Trump mulling attendance at correspondents' dinner: report

President TrumpDonald John TrumpTrump says his advice to impeachment defense team is 'just be honest' Trump expands tariffs on steel and aluminum imports CNN's Axelrod says impeachment didn't come up until 80 minutes into focus group MORE is considering attending the White House correspondents' dinner for the first time in his presidency, according to Axios.

Trump skipped the event in 2017 and 2018, but the “exuberant” president may attend the April 27 dinner as part of a victory lap following the release of Attorney General William BarrWilliam Pelham Barr DOJ says surveillance of Trump campaign adviser Page lacked evidence Senators press DHS over visa approval for Pensacola naval base shooter Democrats sharpen case on second day of arguments MORE’s summary of special counsel Robert MuellerRobert (Bob) Swan MuellerSchiff: Trump acquittal in Senate trial would not signal a 'failure' Jeffries blasts Trump for attack on Thunberg at impeachment hearing Live coverage: House Judiciary to vote on impeachment after surprise delay MORE’s report, according to the publication.

It is unclear “how serious” Trump is about attending the event, according to Axios.

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The White House Correspondents' Association (WHCA) has made a notable shift this year, inviting historian Ron Chernow to be the host instead of what has traditionally been an entertainer.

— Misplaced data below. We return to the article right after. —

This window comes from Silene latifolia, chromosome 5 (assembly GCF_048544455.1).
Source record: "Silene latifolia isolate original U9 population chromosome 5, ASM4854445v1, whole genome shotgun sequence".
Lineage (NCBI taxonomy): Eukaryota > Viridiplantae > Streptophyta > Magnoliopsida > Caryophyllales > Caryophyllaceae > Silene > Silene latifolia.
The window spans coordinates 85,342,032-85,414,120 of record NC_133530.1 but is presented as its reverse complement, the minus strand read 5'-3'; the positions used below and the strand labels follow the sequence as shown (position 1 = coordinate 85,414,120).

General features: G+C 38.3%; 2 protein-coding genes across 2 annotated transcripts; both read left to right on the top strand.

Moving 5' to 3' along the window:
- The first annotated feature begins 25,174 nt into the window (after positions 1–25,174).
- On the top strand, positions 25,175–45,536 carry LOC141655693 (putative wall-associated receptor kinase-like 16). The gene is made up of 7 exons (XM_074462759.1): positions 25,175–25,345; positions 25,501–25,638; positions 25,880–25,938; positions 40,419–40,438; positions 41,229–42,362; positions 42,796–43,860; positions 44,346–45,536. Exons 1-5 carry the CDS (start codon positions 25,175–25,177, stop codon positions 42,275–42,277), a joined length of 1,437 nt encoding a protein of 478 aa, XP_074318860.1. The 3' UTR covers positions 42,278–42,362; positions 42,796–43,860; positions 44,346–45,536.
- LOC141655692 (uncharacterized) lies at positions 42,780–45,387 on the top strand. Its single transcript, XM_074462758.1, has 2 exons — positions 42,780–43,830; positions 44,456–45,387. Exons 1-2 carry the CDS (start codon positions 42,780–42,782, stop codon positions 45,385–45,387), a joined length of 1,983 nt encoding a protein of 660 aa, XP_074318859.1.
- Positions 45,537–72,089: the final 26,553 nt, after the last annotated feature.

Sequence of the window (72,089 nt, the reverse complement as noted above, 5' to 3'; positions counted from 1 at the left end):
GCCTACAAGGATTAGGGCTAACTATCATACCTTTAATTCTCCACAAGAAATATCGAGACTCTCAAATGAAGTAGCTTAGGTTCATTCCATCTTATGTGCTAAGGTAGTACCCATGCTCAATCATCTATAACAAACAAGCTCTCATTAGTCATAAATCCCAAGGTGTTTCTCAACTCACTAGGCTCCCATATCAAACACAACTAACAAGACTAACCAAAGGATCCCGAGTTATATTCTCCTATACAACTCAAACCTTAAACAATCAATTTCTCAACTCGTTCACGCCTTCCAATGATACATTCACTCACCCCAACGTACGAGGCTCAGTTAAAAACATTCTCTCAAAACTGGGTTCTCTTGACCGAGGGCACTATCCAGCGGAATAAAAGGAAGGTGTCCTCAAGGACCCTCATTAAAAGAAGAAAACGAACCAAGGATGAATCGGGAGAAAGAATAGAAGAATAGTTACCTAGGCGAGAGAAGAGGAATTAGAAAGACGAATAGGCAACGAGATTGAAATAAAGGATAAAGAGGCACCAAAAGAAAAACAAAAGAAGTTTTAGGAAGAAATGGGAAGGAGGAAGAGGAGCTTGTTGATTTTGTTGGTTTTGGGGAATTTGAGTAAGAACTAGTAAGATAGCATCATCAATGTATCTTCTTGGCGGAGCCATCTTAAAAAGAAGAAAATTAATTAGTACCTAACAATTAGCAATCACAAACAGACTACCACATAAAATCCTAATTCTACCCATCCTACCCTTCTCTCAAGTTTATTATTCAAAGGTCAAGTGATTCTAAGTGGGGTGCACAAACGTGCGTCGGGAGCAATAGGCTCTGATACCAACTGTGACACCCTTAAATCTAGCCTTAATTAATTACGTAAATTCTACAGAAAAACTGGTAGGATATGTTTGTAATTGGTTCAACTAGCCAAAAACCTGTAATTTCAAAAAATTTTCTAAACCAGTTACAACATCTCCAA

The move came after comedian Michelle Wolf’s 2018 speech prompted anger from the right, including Trump, who called the event “an embarrassment to everyone associated with it.”

After the November announcement of Chernow as the 2019 headliner, Trump called the selection a "good first step” and suggested in a tweet that he might attend the event.

Wolf has called the WHCA “cowards” for not selecting a comedian, adding that “the media is complicit.” The White House did not immediately respond to a request for comment from The Hill.

Trump’s consecutive boycotts of the event made him the first sitting president not to attend the WHCA dinner since Ronald Reagan, who sat out the 1981 event while recuperating from an assassination attempt, according to NPR.